December 9, 2019 (MLN): The signs of stability in Pakistan’s economy have started surfacing now through structural reforms initiated by the central bank to encourage exports to help to end the unrelieved business cycle.
In an interview with Bloomberg, Governor Reza Baqir expressed his satisfaction over the improvement in the economic indicators where authorities want to ensure they can keep the growth momentum going by adopting export-focused strategies.
The State Bank of Pakistan is considering giving cheap credit to new industries with export potential and wants commercial lenders to boost their share of loans to small and medium enterprises by more than double to 17% of total private sector credit by 2023.
To boost trade and facilitate exporters, the markup on loans to exporters is less than half of the regular loans, which are currently priced at more than 13%.
From the viewpoint of Dr Reza Baqir, exporters have an important role in the economy. For sustainable development, the country relies on exports. He said a change is needed from inward to the outward-oriented economy.
Dr Reza Baqir joined Central Bank as Governor when a higher debt, lower FX reserves buffers and weak growth had dented Pakistan’s economy. Before that Dr Baqir worked with IMF in different positions for about 18 years. After he took a charge, SBP raised the policy rates while freeing up the exchange rate to raise the revenue to meet the conditions of IMF loans.
Dr. Baqir said to Bloomberg, ‘The measures that are in this program are all measures that we think are going to lay the foundations for sustainable growth and to end the boom-and-bust cycles that have historically plagued us.’ He said, ‘The start is encouraging, it’s very good but we have to keep our eye on the goal post.’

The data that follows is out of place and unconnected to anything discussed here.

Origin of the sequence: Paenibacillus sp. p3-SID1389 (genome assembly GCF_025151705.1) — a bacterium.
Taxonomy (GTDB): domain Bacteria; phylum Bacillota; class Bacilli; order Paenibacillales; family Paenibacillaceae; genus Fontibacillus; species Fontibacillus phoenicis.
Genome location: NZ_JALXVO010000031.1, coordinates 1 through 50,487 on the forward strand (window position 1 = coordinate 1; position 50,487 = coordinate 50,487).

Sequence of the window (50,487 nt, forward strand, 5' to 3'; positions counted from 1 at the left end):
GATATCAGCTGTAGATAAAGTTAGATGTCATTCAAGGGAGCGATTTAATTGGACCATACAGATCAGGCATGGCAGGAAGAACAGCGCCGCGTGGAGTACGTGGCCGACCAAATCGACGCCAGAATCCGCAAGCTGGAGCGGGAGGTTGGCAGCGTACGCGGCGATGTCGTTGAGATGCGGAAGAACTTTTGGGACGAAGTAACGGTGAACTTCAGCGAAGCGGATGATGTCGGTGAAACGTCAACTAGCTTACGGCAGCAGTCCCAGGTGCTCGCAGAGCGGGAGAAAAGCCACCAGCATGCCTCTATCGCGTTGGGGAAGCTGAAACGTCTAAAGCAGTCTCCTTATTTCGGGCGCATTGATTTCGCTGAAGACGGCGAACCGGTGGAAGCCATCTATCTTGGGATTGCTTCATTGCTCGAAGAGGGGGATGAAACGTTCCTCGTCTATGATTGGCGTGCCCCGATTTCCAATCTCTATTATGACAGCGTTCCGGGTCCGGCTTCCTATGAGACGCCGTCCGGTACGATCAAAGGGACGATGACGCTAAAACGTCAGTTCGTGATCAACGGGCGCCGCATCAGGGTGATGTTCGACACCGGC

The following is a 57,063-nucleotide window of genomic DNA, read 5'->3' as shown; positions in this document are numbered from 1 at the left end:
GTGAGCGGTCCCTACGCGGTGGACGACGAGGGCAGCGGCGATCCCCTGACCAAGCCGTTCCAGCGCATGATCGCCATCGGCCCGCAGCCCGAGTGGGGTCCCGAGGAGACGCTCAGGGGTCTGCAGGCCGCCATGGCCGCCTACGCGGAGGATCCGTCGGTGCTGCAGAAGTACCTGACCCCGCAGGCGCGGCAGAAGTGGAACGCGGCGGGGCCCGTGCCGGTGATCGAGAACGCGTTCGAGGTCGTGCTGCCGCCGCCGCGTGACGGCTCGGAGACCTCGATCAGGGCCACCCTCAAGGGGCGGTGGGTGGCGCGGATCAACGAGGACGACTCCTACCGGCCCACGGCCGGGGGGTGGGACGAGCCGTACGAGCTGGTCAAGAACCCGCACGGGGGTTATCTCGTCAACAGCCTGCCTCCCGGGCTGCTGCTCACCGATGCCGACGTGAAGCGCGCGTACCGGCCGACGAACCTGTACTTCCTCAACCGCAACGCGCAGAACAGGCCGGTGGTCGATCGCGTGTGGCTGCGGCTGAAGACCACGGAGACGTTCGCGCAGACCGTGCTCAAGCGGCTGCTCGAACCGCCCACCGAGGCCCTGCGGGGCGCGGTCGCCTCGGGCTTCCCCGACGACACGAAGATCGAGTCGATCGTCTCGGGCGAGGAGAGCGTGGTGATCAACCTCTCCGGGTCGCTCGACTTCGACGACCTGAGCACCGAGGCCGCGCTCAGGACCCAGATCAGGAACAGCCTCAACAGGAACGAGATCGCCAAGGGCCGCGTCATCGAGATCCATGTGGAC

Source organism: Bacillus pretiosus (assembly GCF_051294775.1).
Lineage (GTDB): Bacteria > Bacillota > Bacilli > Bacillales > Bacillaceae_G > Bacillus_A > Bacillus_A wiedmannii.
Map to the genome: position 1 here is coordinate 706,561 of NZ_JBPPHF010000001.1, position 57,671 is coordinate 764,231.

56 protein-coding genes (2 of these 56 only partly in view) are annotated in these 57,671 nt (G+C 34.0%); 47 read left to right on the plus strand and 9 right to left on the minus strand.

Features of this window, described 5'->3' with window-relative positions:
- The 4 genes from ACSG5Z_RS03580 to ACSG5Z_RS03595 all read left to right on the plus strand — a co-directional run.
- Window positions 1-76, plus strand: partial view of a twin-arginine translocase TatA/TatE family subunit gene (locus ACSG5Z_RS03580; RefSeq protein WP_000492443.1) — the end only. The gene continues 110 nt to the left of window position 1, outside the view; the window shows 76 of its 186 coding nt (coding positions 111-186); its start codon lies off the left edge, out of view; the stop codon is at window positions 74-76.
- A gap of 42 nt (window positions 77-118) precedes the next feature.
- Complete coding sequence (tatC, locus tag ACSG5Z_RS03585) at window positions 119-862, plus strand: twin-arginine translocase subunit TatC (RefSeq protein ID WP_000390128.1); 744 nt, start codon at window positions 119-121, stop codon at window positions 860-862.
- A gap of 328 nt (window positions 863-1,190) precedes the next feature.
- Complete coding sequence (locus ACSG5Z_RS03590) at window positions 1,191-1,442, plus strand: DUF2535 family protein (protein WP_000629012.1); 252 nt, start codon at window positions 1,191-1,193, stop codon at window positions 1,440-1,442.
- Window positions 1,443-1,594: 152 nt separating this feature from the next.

The economy has started bearing fruits. During Sept-Nov 2019, the fiscal deficit shrank by half to 0.7% of GDP when compared with the same period last year. Moreover, for the first time in four years, the current account turned into a surplus in October as per data released by the State bank of Pakistan.
Speaking of the secondary market’s growth, foreign investment in T-bills valued at $1.2 billion since July, while it was almost zero in the past two years. Moody’s changed Pakistan’s credit rating outlook to stable from negative this week on the account of improvement in Balance of Payment supported by policy adjustments and currency flexibility. The positive and induced environment for stabilizing the economy is the result of reforms which was quite different before.
Pakistan’s economy has fallen into a pattern of fast growth followed by a slump in recent years. As the country heavily relies on capital imports, the increase in demand pushed up the imports by three times higher than exports in the last two years ago, resulting in an increase in CAD and falling foreign reserves. It prompted the SBP to devalue the currency by almost half and twofold the interest rate.
On interest rates, the governor said to Bloomberg that policy action depends on inflation projections. The central bank left its benchmark rate unchanged for the second meeting in November after inflation steadied in previous months, but data since then showed a spike in prices, driven by rising food index.
Going forward, Dr Reza Baqir is confident about the prospects of Pakistan’s economy. He said that the expenditures on development projects would bring more optimism in the economy.
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